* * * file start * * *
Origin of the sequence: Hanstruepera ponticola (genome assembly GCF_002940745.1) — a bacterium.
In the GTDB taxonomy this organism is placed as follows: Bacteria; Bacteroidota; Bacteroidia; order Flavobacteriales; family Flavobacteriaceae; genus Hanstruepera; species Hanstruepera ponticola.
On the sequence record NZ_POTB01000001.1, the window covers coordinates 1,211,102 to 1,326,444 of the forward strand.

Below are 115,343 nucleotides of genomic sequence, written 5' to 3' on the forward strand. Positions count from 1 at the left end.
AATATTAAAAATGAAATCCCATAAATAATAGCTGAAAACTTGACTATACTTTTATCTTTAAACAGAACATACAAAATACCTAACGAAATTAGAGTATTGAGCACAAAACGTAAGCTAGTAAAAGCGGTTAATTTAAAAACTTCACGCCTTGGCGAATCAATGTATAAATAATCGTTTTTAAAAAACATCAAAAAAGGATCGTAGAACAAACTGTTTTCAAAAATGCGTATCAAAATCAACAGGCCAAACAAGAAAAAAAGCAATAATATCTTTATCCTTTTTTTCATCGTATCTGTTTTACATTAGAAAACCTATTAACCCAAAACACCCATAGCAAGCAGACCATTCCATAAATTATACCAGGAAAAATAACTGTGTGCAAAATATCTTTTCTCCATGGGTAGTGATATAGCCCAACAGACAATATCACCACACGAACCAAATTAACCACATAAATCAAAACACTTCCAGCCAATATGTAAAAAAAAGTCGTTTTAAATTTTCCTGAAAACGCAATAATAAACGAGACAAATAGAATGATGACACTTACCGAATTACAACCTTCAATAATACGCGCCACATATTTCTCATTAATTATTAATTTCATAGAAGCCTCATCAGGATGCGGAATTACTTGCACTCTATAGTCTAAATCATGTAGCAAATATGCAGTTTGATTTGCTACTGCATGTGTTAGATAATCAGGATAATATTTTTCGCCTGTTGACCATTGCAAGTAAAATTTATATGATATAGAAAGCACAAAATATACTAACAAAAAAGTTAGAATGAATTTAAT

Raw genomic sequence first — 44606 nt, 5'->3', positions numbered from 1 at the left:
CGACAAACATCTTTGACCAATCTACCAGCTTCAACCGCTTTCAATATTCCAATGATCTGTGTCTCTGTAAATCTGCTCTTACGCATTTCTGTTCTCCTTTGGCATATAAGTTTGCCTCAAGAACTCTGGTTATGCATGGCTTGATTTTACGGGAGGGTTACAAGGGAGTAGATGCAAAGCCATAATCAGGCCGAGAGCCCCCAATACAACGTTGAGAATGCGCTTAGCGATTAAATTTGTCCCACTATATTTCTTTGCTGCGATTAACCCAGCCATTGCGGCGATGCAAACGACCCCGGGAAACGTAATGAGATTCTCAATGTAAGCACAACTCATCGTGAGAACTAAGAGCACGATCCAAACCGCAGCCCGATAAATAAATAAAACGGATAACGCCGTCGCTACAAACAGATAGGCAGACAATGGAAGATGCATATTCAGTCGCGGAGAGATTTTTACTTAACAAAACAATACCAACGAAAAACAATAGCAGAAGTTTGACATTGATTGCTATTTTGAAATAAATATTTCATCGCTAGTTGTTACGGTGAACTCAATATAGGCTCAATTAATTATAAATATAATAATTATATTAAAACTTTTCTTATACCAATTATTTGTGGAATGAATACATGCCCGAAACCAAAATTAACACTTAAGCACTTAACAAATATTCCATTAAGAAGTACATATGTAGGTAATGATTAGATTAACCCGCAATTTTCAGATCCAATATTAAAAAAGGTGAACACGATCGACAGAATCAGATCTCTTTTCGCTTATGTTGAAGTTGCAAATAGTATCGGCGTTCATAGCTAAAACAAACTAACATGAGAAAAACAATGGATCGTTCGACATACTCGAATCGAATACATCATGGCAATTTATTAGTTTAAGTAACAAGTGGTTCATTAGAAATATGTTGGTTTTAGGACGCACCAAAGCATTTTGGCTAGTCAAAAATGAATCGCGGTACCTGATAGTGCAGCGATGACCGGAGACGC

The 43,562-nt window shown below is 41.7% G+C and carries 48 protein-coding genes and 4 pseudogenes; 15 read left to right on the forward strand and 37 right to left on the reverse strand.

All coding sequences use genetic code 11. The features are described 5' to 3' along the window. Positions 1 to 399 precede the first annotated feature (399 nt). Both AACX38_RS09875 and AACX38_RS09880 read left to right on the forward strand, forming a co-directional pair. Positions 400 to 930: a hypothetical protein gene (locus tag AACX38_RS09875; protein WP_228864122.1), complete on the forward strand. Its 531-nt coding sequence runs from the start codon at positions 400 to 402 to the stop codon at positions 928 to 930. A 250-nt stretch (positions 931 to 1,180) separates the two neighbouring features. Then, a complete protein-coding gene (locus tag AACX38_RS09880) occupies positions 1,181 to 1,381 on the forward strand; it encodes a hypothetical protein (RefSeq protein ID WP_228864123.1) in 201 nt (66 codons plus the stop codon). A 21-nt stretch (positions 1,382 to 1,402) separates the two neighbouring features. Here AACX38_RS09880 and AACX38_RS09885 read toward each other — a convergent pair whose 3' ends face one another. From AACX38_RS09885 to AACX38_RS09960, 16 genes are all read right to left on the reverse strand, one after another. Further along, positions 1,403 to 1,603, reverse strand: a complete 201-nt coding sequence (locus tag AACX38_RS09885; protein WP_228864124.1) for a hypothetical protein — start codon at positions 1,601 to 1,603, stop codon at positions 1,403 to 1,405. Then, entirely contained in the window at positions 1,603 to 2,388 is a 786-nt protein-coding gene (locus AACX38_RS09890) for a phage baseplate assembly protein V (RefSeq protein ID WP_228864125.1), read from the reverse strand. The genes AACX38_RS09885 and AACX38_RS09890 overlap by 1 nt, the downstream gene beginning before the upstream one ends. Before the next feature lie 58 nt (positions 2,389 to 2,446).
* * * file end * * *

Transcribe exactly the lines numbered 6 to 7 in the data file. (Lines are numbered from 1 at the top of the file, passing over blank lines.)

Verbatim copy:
Raw genomic sequence first — 44606 nt, 5'->3', positions numbered from 1 at the left:
CGACAAACATCTTTGACCAATCTACCAGCTTCAACCGCTTTCAATATTCCAATGATCTGTGTCTCTGTAAATCTGCTCTTACGCATTTCTGTTCTCCTTTGGCATATAAGTTTGCCTCAAGAACTCTGGTTATGCATGGCTTGATTTTACGGGAGGGTTACAAGGGAGTAGATGCAAAGCCATAATCAGGCCGAGAGCCCCCAATACAACGTTGAGAATGCGCTTAGCGATTAAATTTGTCCCACTATATTTCTTTGCTGCGATTAACCCAGCCATTGCGGCGATGCAAACGACCCCGGGAAACGTAATGAGATTCTCAATGTAAGCACAACTCATCGTGAGAACTAAGAGCACGATCCAAACCGCAGCCCGATAAATAAATAAAACGGATAACGCCGTCGCTACAAACAGATAGGCAGACAATGGAAGATGCATATTCAGTCGCGGAGAGATTTTTACTTAACAAAACAATACCAACGAAAAACAATAGCAGAAGTTTGACATTGATTGCTATTTTGAAATAAATATTTCATCGCTAGTTGTTACGGTGAACTCAATATAGGCTCAATTAATTATAAATATAATAATTATATTAAAACTTTTCTTATACCAATTATTTGTGGAATGAATACATGCCCGAAACCAAAATTAACACTTAAGCACTTAACAAATATTCCATTAAGAAGTACATATGTAGGTAATGATTAGATTAACCCGCAATTTTCAGATCCAATATTAAAAAAGGTGAACACGATCGACAGAATCAGATCTCTTTTCGCTTATGTTGAAGTTGCAAATAGTATCGGCGTTCATAGCTAAAACAAACTAACATGAGAAAAACAATGGATCGTTCGACATACTCGAATCGAATACATCATGGCAATTTATTAGTTTAAGTAACAAGTGGTTCATTAGAAATATGTTGGTTTTAGGACGCACCAAAGCATTTTGGCTAGTCAAAAATGAATCGCGGTACCTGATAGTGCAGCGATGACCGGAGACGC